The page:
Overheard: 2 people discussing in depth the merits of Tebow and his effect on the Broncos offense. 2 MIDDLE AGED WOMEN.
Well, there's nothing about middle-aged women that says they can't be die-hard NFL fans, so let's set that aside. But it's entirely clear that Tebow -- a long time ago -- crossed over from being a mere NFL player (or even a mere NFL star) to being a zeitgeist-driving star in pop culture overall, appealing to people way beyond sports fans or NFL fans. This is Michael Jordan/Lance Armstrong/Olympic hero territory.
[From a Post staffer]
Is there a recent piece you've read on Tebow that made you say, "This reporter/columnist got it exactly right?"
Great question. Tommy Craggs at Deadspin -- who is no Tebow fan, mind you -- consistently writes the most piercingly fair analysis of him. (Granted, most of the time, he's slicing up the media hullabaloo around Tebow, but he also grasps the nuances of the situation better than most in sports media.)
Eventually all the opposing teams are going to figure out how to deal with him and that's the end of it.
Possibly. Then again, that's what folks were saying heading in to Rex Ryan and the Jets last night. "Eventually" is a long time. Because there's a good chance he's not in Denver next year, let's stick with this season: I think the offense is hard enough to prepare for (and the Broncos D good enough) that they can run with it for the rest of the season. Will they win a Super Bowl? No, but then again, 30 other teams have zero shot of dethroning the Packers, either. Will they make the playoffs? I'm not sure that's a fair standard. Let's measure his success against whether the team beats (admittedly low) expectations. They're nearly there. Side point: You're not accounting for Tebow getting better as a "traditional" QB as he gets more than a half-dozen career starts.
After watching the ESPN special on him at the end of last year, that focused on his time before the NFL draft. it was clear that all along his career, people ahve always doubted him. It seems like the doubts just fuel him to work even harder. So, as a Broncos fan, I say, let the analysts keep on doubting him. As long as John Fox plays to his strengths, he will do just fine. I don't think it was a coincidence that the offense last night didn't do well when he only ran 2 times, but once he ran most of the time on the last drive, they went 95 yards for the score.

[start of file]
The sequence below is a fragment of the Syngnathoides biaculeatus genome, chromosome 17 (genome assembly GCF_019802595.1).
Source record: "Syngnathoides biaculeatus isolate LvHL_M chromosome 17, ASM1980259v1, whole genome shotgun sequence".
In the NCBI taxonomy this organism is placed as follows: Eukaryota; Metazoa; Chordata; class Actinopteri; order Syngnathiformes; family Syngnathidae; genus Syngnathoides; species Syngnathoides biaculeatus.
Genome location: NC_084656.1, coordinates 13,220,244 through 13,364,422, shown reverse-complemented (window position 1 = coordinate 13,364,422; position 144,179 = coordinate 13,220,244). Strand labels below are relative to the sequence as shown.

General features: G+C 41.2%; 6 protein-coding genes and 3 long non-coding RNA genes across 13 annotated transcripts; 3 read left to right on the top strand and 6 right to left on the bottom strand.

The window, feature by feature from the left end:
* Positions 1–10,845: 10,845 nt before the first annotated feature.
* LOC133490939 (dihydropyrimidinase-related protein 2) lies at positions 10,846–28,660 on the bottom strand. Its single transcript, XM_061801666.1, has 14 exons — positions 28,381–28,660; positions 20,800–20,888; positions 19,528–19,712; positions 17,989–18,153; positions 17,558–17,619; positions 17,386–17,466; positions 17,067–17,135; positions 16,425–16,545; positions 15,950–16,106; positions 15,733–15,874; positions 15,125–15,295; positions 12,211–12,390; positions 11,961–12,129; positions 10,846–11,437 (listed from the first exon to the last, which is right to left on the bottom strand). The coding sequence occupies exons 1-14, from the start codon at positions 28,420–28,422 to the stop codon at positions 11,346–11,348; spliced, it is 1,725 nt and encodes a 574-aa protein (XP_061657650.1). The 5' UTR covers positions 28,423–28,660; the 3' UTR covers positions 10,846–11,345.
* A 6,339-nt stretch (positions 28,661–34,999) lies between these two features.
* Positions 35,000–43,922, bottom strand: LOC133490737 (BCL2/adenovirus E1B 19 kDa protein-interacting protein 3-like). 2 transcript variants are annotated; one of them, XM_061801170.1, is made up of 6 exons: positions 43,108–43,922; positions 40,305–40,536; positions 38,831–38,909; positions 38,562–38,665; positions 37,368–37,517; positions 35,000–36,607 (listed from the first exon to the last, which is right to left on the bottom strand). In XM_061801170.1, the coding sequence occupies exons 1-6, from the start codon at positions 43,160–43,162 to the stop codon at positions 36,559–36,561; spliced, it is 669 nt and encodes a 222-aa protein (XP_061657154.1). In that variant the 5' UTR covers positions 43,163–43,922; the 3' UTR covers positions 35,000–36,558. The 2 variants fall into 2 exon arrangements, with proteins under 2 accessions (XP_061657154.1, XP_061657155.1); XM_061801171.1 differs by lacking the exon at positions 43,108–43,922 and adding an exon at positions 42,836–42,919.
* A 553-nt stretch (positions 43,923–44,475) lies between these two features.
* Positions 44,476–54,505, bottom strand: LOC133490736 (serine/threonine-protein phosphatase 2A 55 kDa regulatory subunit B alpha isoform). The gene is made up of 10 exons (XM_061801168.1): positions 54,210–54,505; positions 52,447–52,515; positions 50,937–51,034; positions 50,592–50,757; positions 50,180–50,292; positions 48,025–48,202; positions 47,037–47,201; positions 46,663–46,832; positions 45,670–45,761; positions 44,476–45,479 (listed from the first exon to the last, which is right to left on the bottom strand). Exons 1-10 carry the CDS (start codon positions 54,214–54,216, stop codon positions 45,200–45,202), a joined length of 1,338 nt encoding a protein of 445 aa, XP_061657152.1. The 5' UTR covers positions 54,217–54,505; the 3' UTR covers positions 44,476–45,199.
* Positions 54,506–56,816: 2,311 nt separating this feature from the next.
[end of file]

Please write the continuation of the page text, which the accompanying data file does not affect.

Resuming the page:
100% agreed about last night. I wonder if they had let Tebow run more earlier in the game if Ryan would have schemed more deftly for the final drive, where Tebow's runs really seemed to throw him and the Jets defense off.
To your other point, among the Tebow faithful, there's a hashtag meme called "#tebowcant" and it basically mocks the ways that everyone says "Tebow can't..." (like "Tebow can't be a first-round NFL draft pick"... "Tebow can't lead the NFL in jersey sales as a rookie."... etc.). Part of the enduring appeal of the guy is that he keeps proving the doubters wrong.
Before this season, I never saw Tim Tebow interviewed (I don't watch college sports, so his success in Florida went past me), but he really strikes me as an intelligent, grounded, mature man. I think he's been handling all the controversy over his religious views and his playing much better than most players. And in a league where QBs e-mail photos of their genitals, get accused of rape, domestic violence, and harassment, and spend time in prison for killing dogs, it's really nice to have a QB whose worst "sin" seems to be invoking God and praying in public. He gets my vote as the NFL player I'd most like to have a beer with.
I'm not sure he drinks. But I'm sure he'd be happy to have an FRS energy drink with you anytime.
In all seriousness, what you have to understand about Tebow is that he possesses genius-level communication skills (partly natural, partly from a tremendous amount of practice), right up there with the most successful politicians or religious leaders or teachers or whoever else uses communication for a living. I'm not saying the way he presents himself is a false front or insincere; I'm saying he is better at it than any athlete in the history of modern sports. That has helped his cause.
NFL teams are there not to just play an entertaining brand of football that pleases the fans, win regular season games. The goal of EVERY team (Cincinati Bengals included) at the start of the season is to win the big one, Super Bowl. Can Tebow take a team to SB, even if his team redesigns it offense to fit his style of football?
Hmm...I'm not sure I agree with you. I think a lot of teams are in various stages of rebuilding and, in most cases, just hope to make the playoffs. So let's break this down:
Can Tebow take his team beyond expectations of a 3-13 season? (Clearly.)
Can Tebow take his team to the playoffs? (He's on pace for it now; I think it's in the realm of possibility.)
Can Tebow be a Super Bowl-winning QB? (Two words: Trent Dilfer. In all seriousness, there have been all of a half-dozen QBs who have won a Super Bowl in the past decade. Almost all NFL QBs -- even some great ones -- never get to the Super Bowl, let alone win one. And Tebow is six games into his career -- Troy Aikman was winless at this point. Peyton was en route to setting a new NFL record for interceptions by a rookie. As I said earlier, the biggest mistake you can make is by attaching "never" to Tebow. With a decade of NFL experience and the right team around him, he absolutely could win a Super Bowl.)
Why do teammates like him? Sure he has a great attitude and sure he's driven, hard working, etc. But most Christians aren't exactly available to go out for beers after practice (as though QBs have time). what is he doing that other QBs aren't? Like Kyle Orton?
Hard to know what happens on the inside of the locker room. I don't think his teammates need to go out and get drunk with him to like him or respect him or want to support him by playing hard. I think they need to see that he's working harder than anyone else PLUS actually delivering wins.
Well, the Jets are having their own issues right now. They would have won if Sanchez was even a tiny bit better.